The ride doesn’t provide time for the luxury once lavished on transatlantic passengers, but it is gentle and quiet, and takes place at an ideal height for sightseeing.  Airplanes need to move very slowly on the ground but very fast in the sky, and weather can complicate the transition. While hot-air balloons are always struggling to be at the right altitude, the Zeppelin achieves neutral buoyancy like a diver, and then climbs and descends by directing its thrust.

Entering and leaving the airship requires some choreography though — new passengers board gradually as old ones leave, so that the load stays about the same. There’s no extendable jetway — actual steps are climbed up and down.  But, resting in its enormous hangar at night, after the tourists are all gone, while its handlers are asleep, the Zeppelin remains patiently airborne.

Our gracious, multilingual flight attendant occupied the co-pilot’s seat for takeoff and landing, an arrangement that would make sense if only to maximize room for passengers.  But I noticed that she kept her left hand resolutely on a T-handle at the rear of the control console during those procedures, its light blue color suggesting to me that it could be used to dump ballast. And indeed, after our flight, as we watched the aircraft depart with our successors, a considerable amount of water was shed, attesting to our own lot’s sveltness — at least compared to the after-brunch crowd that followed us.

The picture above looks back toward the airport from Fischbach, a town just to the west of Friedrichshafen, where an old gradeschool friend spent many years.  It also includes the restaurant “La Taverna,” where we had a memorable meal on our first night.

Aviation-wise, Zeppelins aren’t the only game in town. Count Ferdinand’s personal scientific advisor, Claude Dornier, originator of all-metal monocoque aircraft construction, founded a company of his own, capitalizing on the airplane boom to make huge flying boats, affording passengers the treatment they had come to expect from dirigibles combined with the speed and noise of heavier-than-air machines (one of his airplanes, long the world’s largest and most powerful, had twelve engines). Again, politics interfered with innovation, and eventually Dornier was swallowed up by other companies (Daimler, Fairchild, Airbus . . . ); but during its life the company led in the development of vertical-takeoff-and-landing aircraft and was involved in a big array of other projects, including some American aircraft (Hueys, F-104s) and in space exploration and sustainable energy.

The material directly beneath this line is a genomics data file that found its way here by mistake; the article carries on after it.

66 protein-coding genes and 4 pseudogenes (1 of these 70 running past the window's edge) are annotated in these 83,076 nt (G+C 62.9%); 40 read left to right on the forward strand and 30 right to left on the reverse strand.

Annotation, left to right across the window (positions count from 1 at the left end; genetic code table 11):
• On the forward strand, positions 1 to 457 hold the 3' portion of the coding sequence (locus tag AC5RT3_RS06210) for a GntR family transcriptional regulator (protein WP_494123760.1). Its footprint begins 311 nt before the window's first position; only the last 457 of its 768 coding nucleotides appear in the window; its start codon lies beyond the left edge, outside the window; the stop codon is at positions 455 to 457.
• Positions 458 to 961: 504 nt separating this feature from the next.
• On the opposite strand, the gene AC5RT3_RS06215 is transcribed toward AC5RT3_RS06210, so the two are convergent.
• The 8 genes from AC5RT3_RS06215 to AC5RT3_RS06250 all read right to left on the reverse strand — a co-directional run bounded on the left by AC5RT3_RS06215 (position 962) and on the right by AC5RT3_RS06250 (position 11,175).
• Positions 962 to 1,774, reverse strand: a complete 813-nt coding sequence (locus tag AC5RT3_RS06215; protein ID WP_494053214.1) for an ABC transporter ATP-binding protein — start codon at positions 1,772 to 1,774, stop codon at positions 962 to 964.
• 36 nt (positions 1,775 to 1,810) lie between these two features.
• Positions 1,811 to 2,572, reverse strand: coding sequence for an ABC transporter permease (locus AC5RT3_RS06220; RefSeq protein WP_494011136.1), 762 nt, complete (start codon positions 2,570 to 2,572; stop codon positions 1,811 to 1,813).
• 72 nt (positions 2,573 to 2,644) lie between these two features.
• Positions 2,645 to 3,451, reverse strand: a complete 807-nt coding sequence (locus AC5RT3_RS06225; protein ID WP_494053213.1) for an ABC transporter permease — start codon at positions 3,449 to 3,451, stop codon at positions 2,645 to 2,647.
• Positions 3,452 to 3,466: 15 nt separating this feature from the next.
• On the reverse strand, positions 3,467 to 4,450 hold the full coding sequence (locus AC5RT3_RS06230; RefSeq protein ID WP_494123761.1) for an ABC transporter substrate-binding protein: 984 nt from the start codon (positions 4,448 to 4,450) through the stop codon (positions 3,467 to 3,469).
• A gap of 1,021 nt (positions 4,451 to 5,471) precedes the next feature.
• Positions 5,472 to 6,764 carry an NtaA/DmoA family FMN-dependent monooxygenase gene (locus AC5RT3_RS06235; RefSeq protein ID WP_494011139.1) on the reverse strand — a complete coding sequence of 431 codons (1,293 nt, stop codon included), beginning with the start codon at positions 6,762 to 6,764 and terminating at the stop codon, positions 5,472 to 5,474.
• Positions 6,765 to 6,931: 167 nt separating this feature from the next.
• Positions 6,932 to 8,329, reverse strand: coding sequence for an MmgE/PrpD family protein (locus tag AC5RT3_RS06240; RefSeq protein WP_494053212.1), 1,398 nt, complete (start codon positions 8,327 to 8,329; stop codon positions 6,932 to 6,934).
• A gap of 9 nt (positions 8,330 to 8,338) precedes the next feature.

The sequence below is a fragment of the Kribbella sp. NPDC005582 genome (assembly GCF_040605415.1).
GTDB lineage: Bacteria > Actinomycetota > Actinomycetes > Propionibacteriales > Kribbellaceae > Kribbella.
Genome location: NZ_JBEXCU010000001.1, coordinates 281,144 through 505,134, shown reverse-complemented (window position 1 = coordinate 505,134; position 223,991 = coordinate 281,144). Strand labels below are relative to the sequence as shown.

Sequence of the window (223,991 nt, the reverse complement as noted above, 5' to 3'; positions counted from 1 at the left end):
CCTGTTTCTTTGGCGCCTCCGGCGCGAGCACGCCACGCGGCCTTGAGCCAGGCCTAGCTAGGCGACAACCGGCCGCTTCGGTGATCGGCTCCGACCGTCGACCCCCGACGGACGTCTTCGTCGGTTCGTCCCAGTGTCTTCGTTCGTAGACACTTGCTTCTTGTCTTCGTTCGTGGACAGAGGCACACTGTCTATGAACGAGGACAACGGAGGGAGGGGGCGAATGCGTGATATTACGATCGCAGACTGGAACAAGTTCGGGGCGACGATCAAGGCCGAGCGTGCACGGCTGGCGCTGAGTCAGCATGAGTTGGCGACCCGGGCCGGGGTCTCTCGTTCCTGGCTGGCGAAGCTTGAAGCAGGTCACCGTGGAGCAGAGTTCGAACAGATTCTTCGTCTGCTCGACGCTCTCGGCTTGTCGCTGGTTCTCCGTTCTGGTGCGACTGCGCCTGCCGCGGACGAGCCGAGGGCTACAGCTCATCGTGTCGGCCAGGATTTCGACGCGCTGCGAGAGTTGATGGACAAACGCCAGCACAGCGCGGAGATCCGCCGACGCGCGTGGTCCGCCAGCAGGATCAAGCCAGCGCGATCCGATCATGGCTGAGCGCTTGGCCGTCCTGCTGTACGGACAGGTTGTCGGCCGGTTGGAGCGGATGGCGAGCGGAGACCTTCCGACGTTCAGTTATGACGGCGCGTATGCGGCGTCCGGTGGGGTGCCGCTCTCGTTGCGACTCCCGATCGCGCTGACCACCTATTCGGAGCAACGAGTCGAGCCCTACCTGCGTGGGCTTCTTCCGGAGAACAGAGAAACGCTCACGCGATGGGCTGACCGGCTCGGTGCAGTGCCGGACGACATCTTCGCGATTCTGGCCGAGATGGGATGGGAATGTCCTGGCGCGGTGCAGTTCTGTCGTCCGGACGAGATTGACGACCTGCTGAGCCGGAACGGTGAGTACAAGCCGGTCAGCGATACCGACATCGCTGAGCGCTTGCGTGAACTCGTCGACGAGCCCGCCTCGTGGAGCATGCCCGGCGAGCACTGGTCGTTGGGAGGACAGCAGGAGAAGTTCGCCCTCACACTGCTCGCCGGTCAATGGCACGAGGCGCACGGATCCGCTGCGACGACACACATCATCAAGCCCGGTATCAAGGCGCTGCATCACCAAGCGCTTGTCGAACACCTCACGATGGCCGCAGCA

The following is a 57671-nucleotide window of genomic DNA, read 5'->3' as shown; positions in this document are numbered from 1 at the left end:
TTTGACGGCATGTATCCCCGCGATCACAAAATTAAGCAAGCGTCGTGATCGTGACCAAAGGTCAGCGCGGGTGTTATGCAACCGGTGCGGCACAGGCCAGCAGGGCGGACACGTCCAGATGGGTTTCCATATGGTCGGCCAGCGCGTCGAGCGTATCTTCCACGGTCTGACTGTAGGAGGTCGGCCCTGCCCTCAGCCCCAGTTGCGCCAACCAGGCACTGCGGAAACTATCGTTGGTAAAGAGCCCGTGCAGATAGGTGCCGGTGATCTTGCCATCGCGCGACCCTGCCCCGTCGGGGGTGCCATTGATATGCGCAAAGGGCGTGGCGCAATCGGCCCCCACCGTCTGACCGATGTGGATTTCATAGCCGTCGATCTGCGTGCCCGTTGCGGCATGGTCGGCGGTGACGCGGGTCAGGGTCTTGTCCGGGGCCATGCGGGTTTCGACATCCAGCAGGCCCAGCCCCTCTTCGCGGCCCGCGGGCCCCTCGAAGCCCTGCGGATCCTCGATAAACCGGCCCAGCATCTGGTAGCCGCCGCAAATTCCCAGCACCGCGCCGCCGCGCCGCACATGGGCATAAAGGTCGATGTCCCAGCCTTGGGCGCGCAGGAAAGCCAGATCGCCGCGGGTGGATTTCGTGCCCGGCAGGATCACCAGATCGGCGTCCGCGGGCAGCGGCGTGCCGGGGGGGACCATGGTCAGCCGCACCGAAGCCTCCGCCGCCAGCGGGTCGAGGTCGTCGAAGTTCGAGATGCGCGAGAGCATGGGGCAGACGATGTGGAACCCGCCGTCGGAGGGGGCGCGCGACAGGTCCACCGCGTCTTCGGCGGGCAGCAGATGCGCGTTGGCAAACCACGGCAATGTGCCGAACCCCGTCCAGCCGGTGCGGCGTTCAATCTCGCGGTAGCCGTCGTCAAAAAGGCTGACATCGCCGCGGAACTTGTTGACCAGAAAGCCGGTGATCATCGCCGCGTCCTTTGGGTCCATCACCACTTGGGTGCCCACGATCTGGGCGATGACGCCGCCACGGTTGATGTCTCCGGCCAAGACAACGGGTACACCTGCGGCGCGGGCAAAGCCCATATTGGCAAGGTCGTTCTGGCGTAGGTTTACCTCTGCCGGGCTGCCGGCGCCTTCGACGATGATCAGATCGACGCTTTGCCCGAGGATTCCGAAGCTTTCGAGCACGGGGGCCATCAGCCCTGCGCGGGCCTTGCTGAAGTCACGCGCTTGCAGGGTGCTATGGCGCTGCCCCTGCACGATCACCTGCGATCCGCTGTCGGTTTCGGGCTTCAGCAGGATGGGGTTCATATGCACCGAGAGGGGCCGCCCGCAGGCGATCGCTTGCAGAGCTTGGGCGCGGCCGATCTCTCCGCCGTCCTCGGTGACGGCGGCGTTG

The Dornier story (again in amazing detail) is told in their museum, on the other side of the runway from the Zeppelin hangar. Their theme is that anyone can be a pioneer, and a glance at the aircraft there — even just the ones sitting around outside — suggests a certain lack of concern about whether their airplanes looked like anybody else’s.

Post-vaction Update:  The Dornier museum will now also display a Boeing 737, the one hijacked on its way to Frankfurt in 1977, “as a symbol of a free society, undefeated by terror.”

Between flight-related missions, we traveled again to Konstanz, this time via a fast catamaran. Welcomed to the harbor by the statue of Imperia, surely one of the most remarkable pieces of public art anywhere, we faced the choice of visiting the garden island of Mainau close-up, or wandering around the streets gawking at old buildings (connected however to the city’s free WiFi, making tourism even easier).  We chose the latter, and ended our visit with a long-anticipated lunch at Tolle Knolle, a potato-centric restaurant of international repute.

Konstanz also offers the opportunity to walk, or cycle, back-and-forth across the Swiss border, if you haven’t already.  But we would soon be on our way to Basel anyhow . . . .

One more thing about Friedrichshafen. On a walk from our hotel, beyond a shopping center and an apartment building under construction, I was surprised to encounter a big field of corn. A sign nearby listed sister-cities, including Sarajevo; Imperia, Italy . . . and Peoria, Illinois. I suspect that the corn is meant for livestock, or for other uses, like compostable plastics.  We didn’t see so much of it in the markets, but we later saw it growing all along the Rhine valley.

Berlin

We were going to Germany anyway, for a bicycle trip.  How could we skip Berlin? Chock full of recent, relevant history, capital of a country at the crossroads of modern economic and political trends, well served by public transport; described by a former mayor as “poor but sexy”  — we went there near the end of August.

A picture from near the top of the Reichstag dome.
Confronted with a new metropolis, we usually spend most of our time just gawking at buildings from the outside. Berlin is an unusual case when it comes to architecture. For one thing, it’s a new city: the Middle Ages were nearly over before anybody gave much thought to living here. Later, much of the city was destroyed in the Second World War.  After that, there was a lot of real estate without clear ownership, coexisting with great swaths of utilitarian Communist housing. Finally, the disappearance of the Wall left oddly-shaped open spaces.